NewsSingapore is Restricting the Proliferation of Crypto and Blockchain-Based...

Singapore is Restricting the Proliferation of Crypto and Blockchain-Based Business Innovators

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Singapore has long been considered a leading financial epicenter of the world because of its innovation and welcoming embrace of new business and international relations. Just in 2021, the city-state’s economy expanded 7.2%, the most it has ever experienced since 2010, and that is directly after dealing with the repercussions of the global pandemic. This growth is projected to continue and is a paramount reason many in the financial world view Singapore as a leader.

It should be no surprise that this type of economic resiliency is attractive to many in the cryptocurrency industry. Those early adopters have flocked to the busy streets of Singapore in an effort to solidify their market share and grow their different tokens, coins, and blockchain-based business ventures.

While the Monetary Authority of Singapore (MAS) would typically be thrilled to have such new business enter the territory, they have instead outlawed the use of cash-to-crypto terminals, including crypto ATMs. The reason for this crackdown is simple, the current leadership of the MAS believes crypto, or digital currency, should not be encouraged. This is because it could disrupt the strength of local currency exchange and international business relations.

Singapore
– Singapore

This call to eliminate terminals that work with blockchain technology came on January 17, 2022, when a new order was announced to prevent digital payment token or cryptocurrency service providers from any public marketing and advertising campaigns. This includes creating public websites, social media posts, broadcasting, or anything else that would promote their business ventures, including physical ATMs.

MAS believes that access to such physical DPTs (digital payment tokens) through ATMs presents a risk to the general public because it could mislead by not showing enough of the potential risk. MAS views this issue as dangerous, saying, β€œthe trading of cryptocurrencies is highly risky and not suitable for the general public.”

Luckily crypto service organizations and businesses can still leverage corporate websites, apps, or social accounts to promote their services, but they must be clear with the potential risks of investing in blockchain-based technology.

This creates a much stricter business environment due to the tighter regulations on crypto and its future within Singapore. As more countries around the world begin to embrace the use of crypto for everyday purchases and, in some cases, have created state-led cryptocurrency tokens, Singapore risks falling behind at a critical moment when its economy is not only welcome to the table of international trade, but sitting close to the head.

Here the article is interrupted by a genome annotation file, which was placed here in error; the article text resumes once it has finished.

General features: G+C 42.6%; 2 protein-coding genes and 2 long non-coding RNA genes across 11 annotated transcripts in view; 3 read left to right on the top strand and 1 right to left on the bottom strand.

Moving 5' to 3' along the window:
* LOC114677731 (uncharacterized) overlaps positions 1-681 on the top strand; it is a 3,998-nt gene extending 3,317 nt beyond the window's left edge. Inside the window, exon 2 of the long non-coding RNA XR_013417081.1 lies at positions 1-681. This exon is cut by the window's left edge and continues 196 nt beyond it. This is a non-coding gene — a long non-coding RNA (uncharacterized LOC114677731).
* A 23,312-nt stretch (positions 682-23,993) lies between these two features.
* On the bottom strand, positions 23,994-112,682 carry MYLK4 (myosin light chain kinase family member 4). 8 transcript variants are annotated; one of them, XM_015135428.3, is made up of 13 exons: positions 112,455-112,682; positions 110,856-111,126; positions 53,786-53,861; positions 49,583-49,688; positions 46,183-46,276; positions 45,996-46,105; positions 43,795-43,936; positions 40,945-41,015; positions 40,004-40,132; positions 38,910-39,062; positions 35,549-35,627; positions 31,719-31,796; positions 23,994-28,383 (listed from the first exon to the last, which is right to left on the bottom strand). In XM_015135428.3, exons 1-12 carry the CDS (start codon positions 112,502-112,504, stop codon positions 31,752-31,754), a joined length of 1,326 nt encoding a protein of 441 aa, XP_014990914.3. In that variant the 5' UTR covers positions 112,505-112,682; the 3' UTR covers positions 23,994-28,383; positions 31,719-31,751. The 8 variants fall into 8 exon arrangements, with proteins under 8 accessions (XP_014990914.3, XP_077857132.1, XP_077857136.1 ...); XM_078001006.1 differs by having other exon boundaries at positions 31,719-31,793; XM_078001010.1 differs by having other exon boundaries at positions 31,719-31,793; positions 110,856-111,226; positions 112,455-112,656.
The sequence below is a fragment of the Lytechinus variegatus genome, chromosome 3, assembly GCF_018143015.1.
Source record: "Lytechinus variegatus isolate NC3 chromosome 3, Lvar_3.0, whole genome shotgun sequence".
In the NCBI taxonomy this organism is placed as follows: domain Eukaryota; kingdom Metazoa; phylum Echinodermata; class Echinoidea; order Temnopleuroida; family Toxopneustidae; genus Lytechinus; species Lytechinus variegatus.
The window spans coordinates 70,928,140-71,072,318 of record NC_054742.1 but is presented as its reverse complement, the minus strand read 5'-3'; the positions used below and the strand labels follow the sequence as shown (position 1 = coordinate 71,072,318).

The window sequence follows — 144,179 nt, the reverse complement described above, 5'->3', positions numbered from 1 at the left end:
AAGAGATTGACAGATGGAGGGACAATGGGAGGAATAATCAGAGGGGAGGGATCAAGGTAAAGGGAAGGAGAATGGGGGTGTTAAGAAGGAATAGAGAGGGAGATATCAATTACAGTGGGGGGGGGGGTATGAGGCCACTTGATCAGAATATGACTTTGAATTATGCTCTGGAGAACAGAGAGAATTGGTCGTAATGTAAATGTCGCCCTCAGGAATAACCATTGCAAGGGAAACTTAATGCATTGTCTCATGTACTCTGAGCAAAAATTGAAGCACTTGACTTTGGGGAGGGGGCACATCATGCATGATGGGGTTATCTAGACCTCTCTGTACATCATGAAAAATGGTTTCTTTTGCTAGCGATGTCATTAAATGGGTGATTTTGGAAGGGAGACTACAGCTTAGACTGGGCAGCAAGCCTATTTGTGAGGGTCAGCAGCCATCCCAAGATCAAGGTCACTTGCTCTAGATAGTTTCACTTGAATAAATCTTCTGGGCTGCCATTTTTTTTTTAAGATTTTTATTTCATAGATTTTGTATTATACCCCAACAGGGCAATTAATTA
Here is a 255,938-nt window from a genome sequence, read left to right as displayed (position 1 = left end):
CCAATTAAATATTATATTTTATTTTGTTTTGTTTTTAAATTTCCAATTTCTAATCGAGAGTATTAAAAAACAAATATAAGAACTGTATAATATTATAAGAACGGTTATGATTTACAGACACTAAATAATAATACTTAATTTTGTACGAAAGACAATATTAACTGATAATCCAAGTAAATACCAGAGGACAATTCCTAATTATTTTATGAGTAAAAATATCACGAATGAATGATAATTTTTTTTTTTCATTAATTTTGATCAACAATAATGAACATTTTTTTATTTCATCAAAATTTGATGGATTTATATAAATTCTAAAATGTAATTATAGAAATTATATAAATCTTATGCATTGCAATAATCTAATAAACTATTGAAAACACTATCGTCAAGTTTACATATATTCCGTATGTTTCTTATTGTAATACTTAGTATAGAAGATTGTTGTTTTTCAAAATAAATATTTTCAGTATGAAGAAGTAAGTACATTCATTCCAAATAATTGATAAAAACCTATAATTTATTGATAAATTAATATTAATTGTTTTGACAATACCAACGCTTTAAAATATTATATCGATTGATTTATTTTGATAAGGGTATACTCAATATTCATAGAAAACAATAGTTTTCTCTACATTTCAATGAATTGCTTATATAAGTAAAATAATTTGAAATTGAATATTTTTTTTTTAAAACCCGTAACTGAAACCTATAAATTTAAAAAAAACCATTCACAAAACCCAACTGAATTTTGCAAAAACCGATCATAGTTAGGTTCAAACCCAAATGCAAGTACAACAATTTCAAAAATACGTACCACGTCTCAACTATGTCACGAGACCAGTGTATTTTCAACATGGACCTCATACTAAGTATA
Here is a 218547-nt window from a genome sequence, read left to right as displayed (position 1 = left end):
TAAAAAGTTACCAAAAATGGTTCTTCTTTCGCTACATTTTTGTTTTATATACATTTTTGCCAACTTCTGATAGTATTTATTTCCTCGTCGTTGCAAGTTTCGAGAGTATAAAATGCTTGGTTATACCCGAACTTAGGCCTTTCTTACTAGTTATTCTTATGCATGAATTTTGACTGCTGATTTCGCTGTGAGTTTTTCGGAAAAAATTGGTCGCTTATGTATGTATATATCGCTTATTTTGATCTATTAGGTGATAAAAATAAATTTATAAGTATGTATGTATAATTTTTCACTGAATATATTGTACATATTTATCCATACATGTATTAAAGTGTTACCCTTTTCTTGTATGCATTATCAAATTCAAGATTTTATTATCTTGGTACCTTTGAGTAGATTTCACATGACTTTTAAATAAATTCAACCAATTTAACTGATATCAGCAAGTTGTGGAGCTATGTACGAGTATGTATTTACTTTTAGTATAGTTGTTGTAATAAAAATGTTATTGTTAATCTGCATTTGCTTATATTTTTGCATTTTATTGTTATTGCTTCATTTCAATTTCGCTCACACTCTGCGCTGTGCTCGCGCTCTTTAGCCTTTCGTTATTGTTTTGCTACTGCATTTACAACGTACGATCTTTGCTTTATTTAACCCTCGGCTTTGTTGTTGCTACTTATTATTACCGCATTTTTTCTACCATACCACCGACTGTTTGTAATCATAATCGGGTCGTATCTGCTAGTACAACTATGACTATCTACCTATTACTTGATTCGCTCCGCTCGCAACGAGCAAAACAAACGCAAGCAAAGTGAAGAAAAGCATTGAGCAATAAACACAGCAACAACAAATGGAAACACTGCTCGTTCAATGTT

As of right now, MAS has allowed only 3 of the more than 170 crypto companies wishing to obtain a DPT license to do business in the public. Some businesses that were already established prior to the policy change have been allowed to remain in operations until the outcome of their application is decided.

The Shift to International Outlets

As Singapore begins to restrict the use of crypto-based businesses, more of these innovators will continue to seek countries and regions with more welcoming policies. An example of this shift is the popular crypto exchange Binance.

Instead of trying to win over MAS regulators, they have moved their operations to Dubai to build a new international hub. This doesn’t mean crypto exchanges are banned from Singapore – check ROSHI to see what exchanges are still around.

More are following suit. Businesses like BigOne Exchange, headquartered in the Netherlands, are actively excited Singapore for other locations around Asia, Europe, and the Middle East. In the UAE (United Arab Emirates), more than 40 multidisciplinary free trade zones are fertile ground for crypto and blockchain-based businesses to create new ventures.

This view by MAS that crypto presents a risk to the everyday consumer, however good intended, places a risk on the overall economy of lost revenues and business startup investment that could create jobs and housing opportunities. Adapting to such technology may just be another way for Singapore to lead the charge in economic growth factors.

The problem remains that because crypto tokens are not anchored on any physical economic fundamentals, they could be subject to sharp speculative swings. MAS and other government financial institutions are opting on the side of cautionary activity when it comes to cryptocurrency.

Hopefully, the future will see a brighter outlook by Singaporean officials towards Blockchain technology. We are facing a tipping point to the mass adoption of cryptocurrencies. Not taking advantage of new potential revenue seems a hotly debated miscalculation. It would be unfortunate to see other countries with more welcoming policies experience sharp financial benefits that could have been utilized to further the pursuits of Singapore.

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